lamplady
20th Aug 2015
5
Thanks for voting!
If people can afford to smoke then they can afford to buy their own e-cig. A lot of us have done and that includes people on pension and or limited income as though the initial costs is higher using e-cigs works out much much cheaper. I know as I have done it along with quite a few of us 'mature' persons. The NHS is already on its knees, why make it worse?
Tripoli
20th Aug 2015
5
Thanks for voting!
Although it has been suggested that by doctor's prescribing e-cigs as a way of helping people get off nicotine, I strongly object to the use of the NHS being used. If you've been smoking for years and now have gone on to e-cigs, good for you. However, as you've been paying extortionate amounts for cigarettes for years, then you can afford e-cigs. The NHS can't sustain itself for much longer without the help of the population not continually over loading it with colds and coughs, sore throats and bumps and bruises all of which can be treated 'at home'. Common sense can be applied to all these minor issues. The NHS has been a wonderful and humanitarian organisation: let's not abuse it.
gina1
20th Aug 2015
4
Thanks for voting!
If people could afford to smoke they certainly can pay for ecig. I have been I ecigs for a long time, I had to stop smoking to proceed with an operation and it certainly worked for me. So no to this being supplied by the NHS
RoyB
20th Aug 2015
3
Thanks for voting!
Of course they should not. Smokers buy cigarettes and can buy these instead if they want to stop smoking. Stop treating people like children please. NHS has fixed budget. Please don't take money away from cancer or other serious disease for this purpose.
irisann
20th Aug 2015
4
Thanks for voting!
Sheer madness. The NHS is in enough financial difficulties at the moment without adding another burden to it. People are using these products to still get a nicotine hit and are using them in place of cigarettes with the majority still using months after they have supposedly 'quit' smoking. What's happened to will power? Yes it's not easy but it can be done with no cost to the NHS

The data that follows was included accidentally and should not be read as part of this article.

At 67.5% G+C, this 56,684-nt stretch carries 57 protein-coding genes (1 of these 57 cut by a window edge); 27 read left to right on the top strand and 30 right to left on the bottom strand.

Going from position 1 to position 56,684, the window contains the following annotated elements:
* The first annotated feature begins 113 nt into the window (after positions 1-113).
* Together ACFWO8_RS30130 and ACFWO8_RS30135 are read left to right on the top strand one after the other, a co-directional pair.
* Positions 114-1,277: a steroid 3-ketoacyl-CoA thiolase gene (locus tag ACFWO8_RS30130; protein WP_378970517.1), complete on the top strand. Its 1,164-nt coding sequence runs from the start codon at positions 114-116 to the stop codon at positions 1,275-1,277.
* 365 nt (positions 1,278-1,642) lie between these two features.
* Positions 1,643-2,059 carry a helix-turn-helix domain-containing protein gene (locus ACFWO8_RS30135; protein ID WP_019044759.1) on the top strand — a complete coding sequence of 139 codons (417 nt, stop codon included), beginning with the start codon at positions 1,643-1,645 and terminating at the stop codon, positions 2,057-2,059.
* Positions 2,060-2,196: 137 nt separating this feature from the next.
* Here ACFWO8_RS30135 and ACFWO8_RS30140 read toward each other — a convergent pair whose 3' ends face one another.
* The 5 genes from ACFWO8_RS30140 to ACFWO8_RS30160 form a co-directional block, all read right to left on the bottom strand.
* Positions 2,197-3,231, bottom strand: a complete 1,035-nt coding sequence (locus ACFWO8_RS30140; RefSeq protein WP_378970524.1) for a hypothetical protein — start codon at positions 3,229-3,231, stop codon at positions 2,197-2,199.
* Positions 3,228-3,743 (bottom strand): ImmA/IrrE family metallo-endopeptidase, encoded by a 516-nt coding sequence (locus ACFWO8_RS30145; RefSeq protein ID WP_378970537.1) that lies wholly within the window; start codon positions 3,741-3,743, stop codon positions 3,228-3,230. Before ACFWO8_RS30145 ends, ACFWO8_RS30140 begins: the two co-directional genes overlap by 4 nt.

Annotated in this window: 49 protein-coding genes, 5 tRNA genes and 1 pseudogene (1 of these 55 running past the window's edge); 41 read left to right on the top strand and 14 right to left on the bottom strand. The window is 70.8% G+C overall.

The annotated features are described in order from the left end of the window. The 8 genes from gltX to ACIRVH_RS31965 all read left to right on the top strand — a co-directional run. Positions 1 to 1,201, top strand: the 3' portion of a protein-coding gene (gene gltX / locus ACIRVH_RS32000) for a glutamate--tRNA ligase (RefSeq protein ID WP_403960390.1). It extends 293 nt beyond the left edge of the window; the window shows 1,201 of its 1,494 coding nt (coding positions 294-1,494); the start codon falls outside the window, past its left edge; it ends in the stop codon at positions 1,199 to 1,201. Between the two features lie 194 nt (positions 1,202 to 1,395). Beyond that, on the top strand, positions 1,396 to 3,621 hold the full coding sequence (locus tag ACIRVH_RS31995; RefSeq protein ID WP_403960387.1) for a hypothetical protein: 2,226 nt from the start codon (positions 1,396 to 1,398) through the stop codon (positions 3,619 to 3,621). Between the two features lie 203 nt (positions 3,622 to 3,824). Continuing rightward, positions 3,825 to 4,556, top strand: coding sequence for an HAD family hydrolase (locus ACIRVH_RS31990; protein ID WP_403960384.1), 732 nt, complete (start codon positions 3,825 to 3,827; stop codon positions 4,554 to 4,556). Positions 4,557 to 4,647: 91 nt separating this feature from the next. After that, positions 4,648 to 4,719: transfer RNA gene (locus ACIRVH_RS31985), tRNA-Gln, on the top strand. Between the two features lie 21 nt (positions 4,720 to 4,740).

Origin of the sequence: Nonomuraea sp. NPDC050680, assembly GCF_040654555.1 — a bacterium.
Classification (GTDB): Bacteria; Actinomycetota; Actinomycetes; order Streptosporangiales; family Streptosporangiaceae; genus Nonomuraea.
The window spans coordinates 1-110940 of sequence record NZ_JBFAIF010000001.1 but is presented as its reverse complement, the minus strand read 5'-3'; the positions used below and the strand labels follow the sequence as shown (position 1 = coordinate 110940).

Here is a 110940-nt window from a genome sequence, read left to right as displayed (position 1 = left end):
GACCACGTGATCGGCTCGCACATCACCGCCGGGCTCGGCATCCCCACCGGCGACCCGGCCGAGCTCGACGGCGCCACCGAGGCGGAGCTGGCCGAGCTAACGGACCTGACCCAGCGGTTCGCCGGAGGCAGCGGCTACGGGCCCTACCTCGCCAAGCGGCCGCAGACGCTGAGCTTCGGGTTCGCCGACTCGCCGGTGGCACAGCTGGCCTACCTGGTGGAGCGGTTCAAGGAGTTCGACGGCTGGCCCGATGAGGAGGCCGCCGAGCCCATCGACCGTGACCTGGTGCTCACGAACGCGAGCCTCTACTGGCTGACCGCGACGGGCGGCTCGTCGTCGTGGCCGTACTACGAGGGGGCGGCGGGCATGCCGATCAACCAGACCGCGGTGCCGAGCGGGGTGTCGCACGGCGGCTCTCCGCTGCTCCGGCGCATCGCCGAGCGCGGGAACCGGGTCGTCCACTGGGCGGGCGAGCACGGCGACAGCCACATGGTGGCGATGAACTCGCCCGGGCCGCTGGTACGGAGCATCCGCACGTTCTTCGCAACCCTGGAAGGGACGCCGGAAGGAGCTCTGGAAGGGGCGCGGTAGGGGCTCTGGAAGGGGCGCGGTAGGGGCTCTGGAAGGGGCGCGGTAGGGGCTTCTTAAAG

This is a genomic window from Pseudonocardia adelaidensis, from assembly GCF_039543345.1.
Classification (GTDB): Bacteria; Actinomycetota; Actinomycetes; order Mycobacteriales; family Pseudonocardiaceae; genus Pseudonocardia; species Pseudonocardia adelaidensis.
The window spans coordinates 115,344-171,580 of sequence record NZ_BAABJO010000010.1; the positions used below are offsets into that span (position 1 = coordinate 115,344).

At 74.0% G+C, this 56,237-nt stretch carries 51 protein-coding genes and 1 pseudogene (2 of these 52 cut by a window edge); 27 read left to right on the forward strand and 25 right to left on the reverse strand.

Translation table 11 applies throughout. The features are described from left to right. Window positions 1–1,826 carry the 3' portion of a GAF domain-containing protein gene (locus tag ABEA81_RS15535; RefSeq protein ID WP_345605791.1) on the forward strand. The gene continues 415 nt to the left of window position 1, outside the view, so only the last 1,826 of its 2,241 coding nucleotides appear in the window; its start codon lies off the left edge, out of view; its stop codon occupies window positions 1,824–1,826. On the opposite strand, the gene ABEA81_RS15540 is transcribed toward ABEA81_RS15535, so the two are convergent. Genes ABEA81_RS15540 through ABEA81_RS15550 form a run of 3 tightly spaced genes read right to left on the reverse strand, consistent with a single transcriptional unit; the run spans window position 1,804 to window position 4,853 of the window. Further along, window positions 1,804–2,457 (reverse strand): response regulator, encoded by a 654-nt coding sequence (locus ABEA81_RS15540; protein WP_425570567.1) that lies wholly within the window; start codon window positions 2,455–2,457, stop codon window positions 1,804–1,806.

HR65
20th Aug 2015
4
Thanks for voting!
If smokers can afford cigs they can afford to buys e-cigs.
NHS could provide support prog so both parties benefit long term
Munsterlander
19th Aug 2015
0
Thanks for voting!
Its madness. The only winners here will be the e-cigarette manufacturers and retailers who much be rubbing their hands in glee at this news. the best thing the NHS can do is to keep on making people aware of the dangers of smoking. Even these e-cigs cannot be healthy-how can drawing any type of smoke or vapour for that matter into you lungs be good for you or others???
JohnHerb
19th Aug 2015
0
Thanks for voting!
Yes I think they should. I read in the papers today that it could save 75,000 people a year from dying from lung cancer if they smoked e-cigs rather than fags. thats got to be great news for them , great news for the NHS and stops the smell of stale fags everywhere!
MrFred
19th Aug 2015
-1
Thanks for voting!
Yes, and yes! I successfully moved to e-cigs a few years back and have been waiting for the government to do a full report on the safety of these devices.

95% less harmful, the government report says.

I have noticed HUGE improvements to my health since making the switch - and am gladdened by the fact that the government are finally taking wind of the idea that they are a hugely effective smoking cessation device - without doubt the best I have tried.

While I would have always happily paid to make the switch rather than expecting the tax payer to foot the bill for my bad habits, I believe allowing the NHS to offer a limited supply per person (who is relying on the NHS to quit the cigs) of e-cigs and e-liquid instead of the more traditional cessation products, we will have a lot healthier population, relieving strain on the NHS greatly, in the long run.

I don't think more money should be allocated to these devices, but whatever budget they already allocate to cigarette cessation should have a high percentage proportioned to e-cigs.

I see the only bad side to this as being abuse of the system. If people were allowed to keep claiming this product from the NHS over a long time, or worse, if people already using e-cigs started going to the NHS to restock, rather than paying for it themselves. In my opinion, it should be used to show smokers the joy of vaping over cigarette consumption, which they can then personally finance by re-allocating their cigarette budget to, if they chose to continue.
Marley444
19th Aug 2015
-1
Thanks for voting!
A tricky one .. on the one hand why should us tax payers fund smokers, however if it is going to save the NHS money in the Long run, and help health generally, then it has to be good thing!
Tripoli
20th Aug 2015
4
Thanks for voting!
As smokers know the dangers and now have e cigs, they can buy their own e-cigs. That's only fair.
MrFred
19th Aug 2015
1
Thanks for voting!
We already are, Marley444. Through other cessation devices, and through medicating the diseases that occur due to smoking.

The nature of this is to help people who want to quit smoking, and for me, e-cigs provided that very effectivly. From the first day I picked one up, I did not smoke another cig.

I agree that it is open to abuse though, and would need to be controlled.